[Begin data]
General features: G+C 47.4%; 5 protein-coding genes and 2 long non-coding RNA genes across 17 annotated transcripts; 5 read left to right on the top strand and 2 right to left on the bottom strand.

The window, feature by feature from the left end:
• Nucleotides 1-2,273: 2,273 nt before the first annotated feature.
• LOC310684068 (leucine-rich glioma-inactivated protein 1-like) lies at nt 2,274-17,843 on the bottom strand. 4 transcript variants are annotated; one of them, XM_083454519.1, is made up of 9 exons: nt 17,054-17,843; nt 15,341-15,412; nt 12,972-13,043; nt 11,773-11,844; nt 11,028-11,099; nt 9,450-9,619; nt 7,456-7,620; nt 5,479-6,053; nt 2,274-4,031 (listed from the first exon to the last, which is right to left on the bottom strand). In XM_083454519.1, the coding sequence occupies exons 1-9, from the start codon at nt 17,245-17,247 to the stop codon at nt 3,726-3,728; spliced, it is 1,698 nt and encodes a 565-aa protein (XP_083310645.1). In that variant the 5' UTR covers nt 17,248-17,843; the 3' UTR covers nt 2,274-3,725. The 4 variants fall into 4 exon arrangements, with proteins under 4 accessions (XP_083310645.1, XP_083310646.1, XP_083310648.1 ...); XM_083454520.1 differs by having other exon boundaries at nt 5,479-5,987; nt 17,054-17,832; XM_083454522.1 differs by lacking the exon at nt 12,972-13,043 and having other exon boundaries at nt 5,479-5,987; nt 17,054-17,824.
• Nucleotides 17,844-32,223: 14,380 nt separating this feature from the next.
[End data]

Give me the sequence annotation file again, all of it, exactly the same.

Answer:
General features: G+C 47.4%; 5 protein-coding genes and 2 long non-coding RNA genes across 17 annotated transcripts; 5 read left to right on the top strand and 2 right to left on the bottom strand.

The window, feature by feature from the left end:
• Nucleotides 1-2,273: 2,273 nt before the first annotated feature.
• LOC310684068 (leucine-rich glioma-inactivated protein 1-like) lies at nt 2,274-17,843 on the bottom strand. 4 transcript variants are annotated; one of them, XM_083454519.1, is made up of 9 exons: nt 17,054-17,843; nt 15,341-15,412; nt 12,972-13,043; nt 11,773-11,844; nt 11,028-11,099; nt 9,450-9,619; nt 7,456-7,620; nt 5,479-6,053; nt 2,274-4,031 (listed from the first exon to the last, which is right to left on the bottom strand). In XM_083454519.1, the coding sequence occupies exons 1-9, from the start codon at nt 17,245-17,247 to the stop codon at nt 3,726-3,728; spliced, it is 1,698 nt and encodes a 565-aa protein (XP_083310645.1). In that variant the 5' UTR covers nt 17,248-17,843; the 3' UTR covers nt 2,274-3,725. The 4 variants fall into 4 exon arrangements, with proteins under 4 accessions (XP_083310645.1, XP_083310646.1, XP_083310648.1 ...); XM_083454520.1 differs by having other exon boundaries at nt 5,479-5,987; nt 17,054-17,832; XM_083454522.1 differs by lacking the exon at nt 12,972-13,043 and having other exon boundaries at nt 5,479-5,987; nt 17,054-17,824.
• Nucleotides 17,844-32,223: 14,380 nt separating this feature from the next.